Note: The fishbowl strategy allows students to hear others think aloud and encourages full participation by all students. If you notice some students not speaking during their stint in the fishbowl, you might prompt them by saying: We haven't heard from you yet. What's your idea?
Case 1: No case name identified
Mr. Botein could not find his laptop computer anywhere. A neighbor said the Conleys, a family that lived across the street and had teenage boys, had an Apple laptop computer that looked just like the Botein laptop computer. Mr. Botein got mad and called the police. He demanded that the police look in the Conley house for the laptop computer.
Does Mr. Botein have the right to have the police search the Conley house? Why or why not? Whose rights are in conflict here? What if one of the neighbors said they had seen one of the Conley boys take the laptop computer across the street from Mr. Botein into his own home?
Issue: What right should the law hold most important -- the right of the Conleys to privacy or the right of the Boteins to get their property back?
The courts have set down certain regulations to ensure people's rights to privacy. By law, a search warrant issued to a police officer by a judge would be needed before a police could search the Conley house. There must be good evidence to prove the Botein laptop was actually in the Conley house and it was there illegally before a search warrant could be issued. The rules arise from the way the U.S. Supreme Court has interpreted the Fourth Amendment.
Repeat the "goldfish bowl" strategy with groups two and three.
Case 2: Tinker v. Des Moines School District, 393 U.S. 503 (1969)
John and Mary Beth Tinker decided to wear black armbands to school as a protest. The school allowed the students to wear symbols like political buttons, but the principal told the Tinkers they would not be allowed in school wearing armbands. They decided to go to school wearing the armbands anyway. Their armbands stood for their feelings against the Vietnam War. Some students just outside of the school got angry at John and Mary Beth for wearing armbands. The principal sent John and Mary Beth home and refused to let them come back to school if they wore their armbands.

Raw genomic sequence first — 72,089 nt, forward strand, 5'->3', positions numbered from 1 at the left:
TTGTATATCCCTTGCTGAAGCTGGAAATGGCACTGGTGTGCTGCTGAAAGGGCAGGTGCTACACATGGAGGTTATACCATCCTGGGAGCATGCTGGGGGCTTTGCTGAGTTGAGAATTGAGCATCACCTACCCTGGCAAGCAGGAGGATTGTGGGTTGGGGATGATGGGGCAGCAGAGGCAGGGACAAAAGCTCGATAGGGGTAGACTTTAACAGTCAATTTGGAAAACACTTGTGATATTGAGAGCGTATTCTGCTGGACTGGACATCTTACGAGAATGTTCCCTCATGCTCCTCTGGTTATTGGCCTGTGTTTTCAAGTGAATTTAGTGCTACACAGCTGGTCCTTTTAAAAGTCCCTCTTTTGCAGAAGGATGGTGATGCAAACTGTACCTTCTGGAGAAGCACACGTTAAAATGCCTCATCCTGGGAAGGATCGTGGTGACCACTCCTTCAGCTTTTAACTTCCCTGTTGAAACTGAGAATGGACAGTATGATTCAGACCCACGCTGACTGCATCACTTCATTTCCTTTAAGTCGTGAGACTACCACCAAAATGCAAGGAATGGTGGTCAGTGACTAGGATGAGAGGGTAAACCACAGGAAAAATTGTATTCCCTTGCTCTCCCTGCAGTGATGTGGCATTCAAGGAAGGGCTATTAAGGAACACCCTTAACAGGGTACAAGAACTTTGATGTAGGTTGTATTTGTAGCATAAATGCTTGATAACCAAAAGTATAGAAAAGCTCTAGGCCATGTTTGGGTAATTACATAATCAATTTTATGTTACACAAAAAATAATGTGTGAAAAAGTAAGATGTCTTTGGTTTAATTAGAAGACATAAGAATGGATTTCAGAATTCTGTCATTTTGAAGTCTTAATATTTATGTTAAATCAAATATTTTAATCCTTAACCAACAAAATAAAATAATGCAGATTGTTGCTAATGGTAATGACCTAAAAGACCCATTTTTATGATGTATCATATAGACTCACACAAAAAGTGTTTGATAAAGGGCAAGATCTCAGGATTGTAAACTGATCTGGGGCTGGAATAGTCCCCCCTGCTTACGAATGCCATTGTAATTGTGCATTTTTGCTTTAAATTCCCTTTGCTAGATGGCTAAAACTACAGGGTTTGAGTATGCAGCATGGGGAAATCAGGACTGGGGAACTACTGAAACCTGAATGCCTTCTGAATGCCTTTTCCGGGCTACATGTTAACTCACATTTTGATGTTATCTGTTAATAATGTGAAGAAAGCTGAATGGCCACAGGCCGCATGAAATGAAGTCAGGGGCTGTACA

Should the Tinkers be allowed to wear armbands to school if they want to wear them? The Tinkers did not say any words of protest. Does the First Amendment apply to wearing armbands? Do you think it should? Why or why not? Whose rights are in conflict here?
Issue: What right should the law hold more important -- the right of the Tinkers to express freely their ideas or the right of the school to protect good order?
The U.S. Supreme Court ruled in favor of the Tinkers, since it was an orderly and symbolic expression of free speech. Justice Fortas said: "It can hardly be argued that either students or teachers shed their rights to freedom of speech or expression at the schoolhouse gate." He also stated "that any conduct by students which materially disrupts or causes a substantial disorder or invasion of the rights of others, is, of course, not protected by the Constitutional guarantees of freedom of expression."
Case 3: Louisiana ex rel. Frances v. Resweber, 329 U.S. 459 (1947)
Several years ago Willy Allen was convicted of armed robbery and murder and sentenced to die in the electric chair. They strapped Willy into the chair and pulled the switch. Willy Allen did not die. The electric chair failed to work.
Is it right to try again to execute Willy Allen? Why or why not? Whose rights are in conflict here?
Issue: What right should the law hold most important -- the right of Willy not to suffer cruel and unusual punishment granted to him by the Eighth Amendment or the right of society to be protected adequately from criminals like Willy?
Information: In 1947, the U.S. Supreme Court decided to carry out the sentence and electrocute Willy Allen. Recently, the Court has strictly regulated the use of capital punishment. Whether or not capital punishment should be used against people convicted of very serious crimes continues to be a controversy in our society.
Rights in Conflict